The Tuscan dialect (dialetto toscano) or the Tuscan language (lingua toscana) is an Italian dialect spoken in Tuscany, Italy. In many respects it wandered less than other Romance dialects from the Latin language and evolved linearly and homogeneously, without major influences from other foreign languages.
Italian is in practice a "literary version" of Tuscan. It became the language of culture for all the peoples of Italy, thanks to the prestige of the masterpieces of Dante Alighieri, Francesco Petrarca, Giovanni Boccaccio, Niccolò Machiavelli and Francesco Guicciardini. It would later become the official language of all the Italian states and of the Kingdom of Italy, when it was formed.
The Tuscan dialect is a dialect complex with many lesser local dialects, with minor differences among them.
The main subdivision is between Northern Tuscan dialects and Southern Tuscan dialects.
The Northern Tuscan dialects are (from east to west):
The Southern Tuscan dialects are (from east to west):
Between two vowels, the voiced post-alveolar affricate consonant is realized as voiced post-alveolar fricative:
This phenomenon is very evident in daily speech (common also in Umbria and elsewhere in Central Italy): the phrase la gente, 'the people', in standard Italian is spoken as // , but in Tuscan is pronounced .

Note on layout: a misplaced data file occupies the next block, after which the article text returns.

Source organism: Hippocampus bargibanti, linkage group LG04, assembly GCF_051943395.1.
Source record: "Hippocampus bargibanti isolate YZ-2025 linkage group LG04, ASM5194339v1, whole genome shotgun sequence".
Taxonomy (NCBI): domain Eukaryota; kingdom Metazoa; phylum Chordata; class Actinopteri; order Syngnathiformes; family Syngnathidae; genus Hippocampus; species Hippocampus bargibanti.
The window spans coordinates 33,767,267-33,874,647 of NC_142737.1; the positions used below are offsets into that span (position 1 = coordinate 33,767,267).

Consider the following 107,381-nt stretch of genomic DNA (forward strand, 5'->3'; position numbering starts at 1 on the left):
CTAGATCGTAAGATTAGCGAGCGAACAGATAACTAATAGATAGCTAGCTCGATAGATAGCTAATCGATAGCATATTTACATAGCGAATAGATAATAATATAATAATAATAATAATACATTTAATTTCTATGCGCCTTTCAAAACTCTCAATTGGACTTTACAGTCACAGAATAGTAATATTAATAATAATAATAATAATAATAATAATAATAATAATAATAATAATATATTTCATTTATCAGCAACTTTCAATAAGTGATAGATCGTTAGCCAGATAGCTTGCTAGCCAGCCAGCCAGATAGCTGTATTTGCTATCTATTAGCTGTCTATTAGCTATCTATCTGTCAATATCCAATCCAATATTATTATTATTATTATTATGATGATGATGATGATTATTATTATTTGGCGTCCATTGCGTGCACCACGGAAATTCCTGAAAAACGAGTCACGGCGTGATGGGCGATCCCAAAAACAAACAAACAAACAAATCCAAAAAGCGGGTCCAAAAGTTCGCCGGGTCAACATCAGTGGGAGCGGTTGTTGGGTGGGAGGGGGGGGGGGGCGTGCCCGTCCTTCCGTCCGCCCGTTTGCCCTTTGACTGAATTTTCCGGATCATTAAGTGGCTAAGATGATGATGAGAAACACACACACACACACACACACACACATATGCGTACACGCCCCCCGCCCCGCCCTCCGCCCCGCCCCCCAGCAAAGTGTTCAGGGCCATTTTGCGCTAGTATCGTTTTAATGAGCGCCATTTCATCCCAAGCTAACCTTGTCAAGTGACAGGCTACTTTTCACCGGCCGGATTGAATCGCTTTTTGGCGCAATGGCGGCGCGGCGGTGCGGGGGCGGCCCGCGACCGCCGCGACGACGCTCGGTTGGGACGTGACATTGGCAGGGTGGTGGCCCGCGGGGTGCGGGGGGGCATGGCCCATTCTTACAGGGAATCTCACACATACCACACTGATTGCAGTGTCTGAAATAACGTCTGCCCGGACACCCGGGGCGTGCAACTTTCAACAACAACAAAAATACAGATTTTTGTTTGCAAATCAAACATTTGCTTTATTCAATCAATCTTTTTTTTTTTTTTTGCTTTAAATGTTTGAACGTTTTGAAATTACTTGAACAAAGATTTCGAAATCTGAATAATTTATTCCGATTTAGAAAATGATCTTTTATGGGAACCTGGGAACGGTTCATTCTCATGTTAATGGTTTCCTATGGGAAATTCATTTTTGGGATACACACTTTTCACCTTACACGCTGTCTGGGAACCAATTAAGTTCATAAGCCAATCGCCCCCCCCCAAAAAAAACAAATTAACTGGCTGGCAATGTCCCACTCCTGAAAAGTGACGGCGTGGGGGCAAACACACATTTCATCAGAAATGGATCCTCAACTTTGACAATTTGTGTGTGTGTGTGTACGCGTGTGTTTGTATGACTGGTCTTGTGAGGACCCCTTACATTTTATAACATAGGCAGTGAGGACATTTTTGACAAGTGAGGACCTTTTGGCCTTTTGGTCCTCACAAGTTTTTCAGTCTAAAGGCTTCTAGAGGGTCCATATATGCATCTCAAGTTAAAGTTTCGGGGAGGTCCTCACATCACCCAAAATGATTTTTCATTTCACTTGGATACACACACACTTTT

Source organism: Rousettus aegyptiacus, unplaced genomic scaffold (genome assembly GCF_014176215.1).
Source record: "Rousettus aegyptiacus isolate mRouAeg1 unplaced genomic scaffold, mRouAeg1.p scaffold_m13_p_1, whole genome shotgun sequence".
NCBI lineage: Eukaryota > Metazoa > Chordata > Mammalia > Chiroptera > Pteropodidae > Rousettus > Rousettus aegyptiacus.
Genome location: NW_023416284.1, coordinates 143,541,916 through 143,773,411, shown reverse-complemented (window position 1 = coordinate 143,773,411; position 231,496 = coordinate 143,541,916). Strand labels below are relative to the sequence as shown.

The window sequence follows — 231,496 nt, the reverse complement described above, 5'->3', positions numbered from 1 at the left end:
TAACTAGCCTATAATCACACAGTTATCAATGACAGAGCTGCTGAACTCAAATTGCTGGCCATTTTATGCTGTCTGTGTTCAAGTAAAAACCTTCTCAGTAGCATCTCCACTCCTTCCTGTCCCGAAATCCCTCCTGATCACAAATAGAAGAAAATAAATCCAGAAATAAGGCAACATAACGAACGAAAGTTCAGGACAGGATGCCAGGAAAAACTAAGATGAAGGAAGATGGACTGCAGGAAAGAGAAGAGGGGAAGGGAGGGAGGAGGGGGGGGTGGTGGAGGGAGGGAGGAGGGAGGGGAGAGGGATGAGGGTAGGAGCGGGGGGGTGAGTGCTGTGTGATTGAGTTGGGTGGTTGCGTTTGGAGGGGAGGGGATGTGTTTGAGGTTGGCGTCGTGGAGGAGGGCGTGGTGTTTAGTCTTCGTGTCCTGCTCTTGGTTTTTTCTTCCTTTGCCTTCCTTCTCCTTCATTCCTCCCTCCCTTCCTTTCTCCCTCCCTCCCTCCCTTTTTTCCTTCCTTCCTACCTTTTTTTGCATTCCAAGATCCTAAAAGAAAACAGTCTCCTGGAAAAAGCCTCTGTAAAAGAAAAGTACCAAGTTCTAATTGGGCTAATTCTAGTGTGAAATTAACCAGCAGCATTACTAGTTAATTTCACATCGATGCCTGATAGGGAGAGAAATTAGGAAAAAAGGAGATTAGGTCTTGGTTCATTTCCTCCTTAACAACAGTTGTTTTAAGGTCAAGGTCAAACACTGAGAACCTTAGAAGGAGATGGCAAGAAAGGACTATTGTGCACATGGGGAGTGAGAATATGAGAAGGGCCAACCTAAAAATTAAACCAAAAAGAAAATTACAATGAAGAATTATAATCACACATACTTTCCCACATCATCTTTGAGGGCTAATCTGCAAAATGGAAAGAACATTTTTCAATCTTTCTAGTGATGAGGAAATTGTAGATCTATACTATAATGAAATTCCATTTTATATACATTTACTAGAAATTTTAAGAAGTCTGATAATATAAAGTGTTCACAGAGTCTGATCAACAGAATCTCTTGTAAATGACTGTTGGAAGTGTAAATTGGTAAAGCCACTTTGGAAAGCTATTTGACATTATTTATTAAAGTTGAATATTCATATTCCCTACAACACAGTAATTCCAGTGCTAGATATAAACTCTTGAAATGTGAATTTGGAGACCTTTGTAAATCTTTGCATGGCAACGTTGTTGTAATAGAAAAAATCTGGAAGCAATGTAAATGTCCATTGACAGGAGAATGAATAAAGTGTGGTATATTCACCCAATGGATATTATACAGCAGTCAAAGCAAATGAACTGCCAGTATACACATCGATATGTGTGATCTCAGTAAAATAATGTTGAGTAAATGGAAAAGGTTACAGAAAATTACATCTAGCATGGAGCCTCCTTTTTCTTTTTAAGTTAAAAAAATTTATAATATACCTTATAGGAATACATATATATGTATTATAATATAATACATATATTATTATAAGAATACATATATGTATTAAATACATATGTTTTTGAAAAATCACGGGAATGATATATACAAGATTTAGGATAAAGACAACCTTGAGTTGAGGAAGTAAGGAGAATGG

Similarly, the voiceless post-alveolar affricate is pronounced as a voiceless post-alveolar fricative between two vowels:
The sequence // la cena, 'the dinner', in standard Italian is spoken as , but in Tuscan it is spoken as . As a result of this weakening rule, there are a few minimal pairs distinguished only by length of the voiceless fricative (e.g. [laʃe'rɔ] lacerò 'it/he/she ripped' vs. [laʃʃe'rɔ] lascerò 'I will leave/let').
For example, il sole (the sun), pronounced in standard Italian , will be pronounced by a Tuscan speaker ; this can be heard also word-internally, as in falso (false) /'falso/ → ['falʦo]. This is a common phenomenon in Central Italy, but it is not exclusive to that area; for example it also happens in Switzerland (Canton Ticino).
For the use of a personal pronoun as indirect object (to someone, to something), also called dative case, the standard Italian makes use of a construction preposition + pronoun a me (to me), or it makes use of a syntethic pronoun form, mi (to me). The Tuscan dialect makes use of both in the same sentence as a kind of intensification of the dative/indirect object:
This usage is widespread throughout the central regions of Italy, not only in Tuscany, and until recently, it was considered redundant and erroneous by Italian linguists. Nowadays linguists no longer inveigh against it. More on this issue (in Italian) can be found at article
In some dialects the double accusative pronoun (me mi vedi (lit: You see me me) can be heard, but it is considered an archaic form.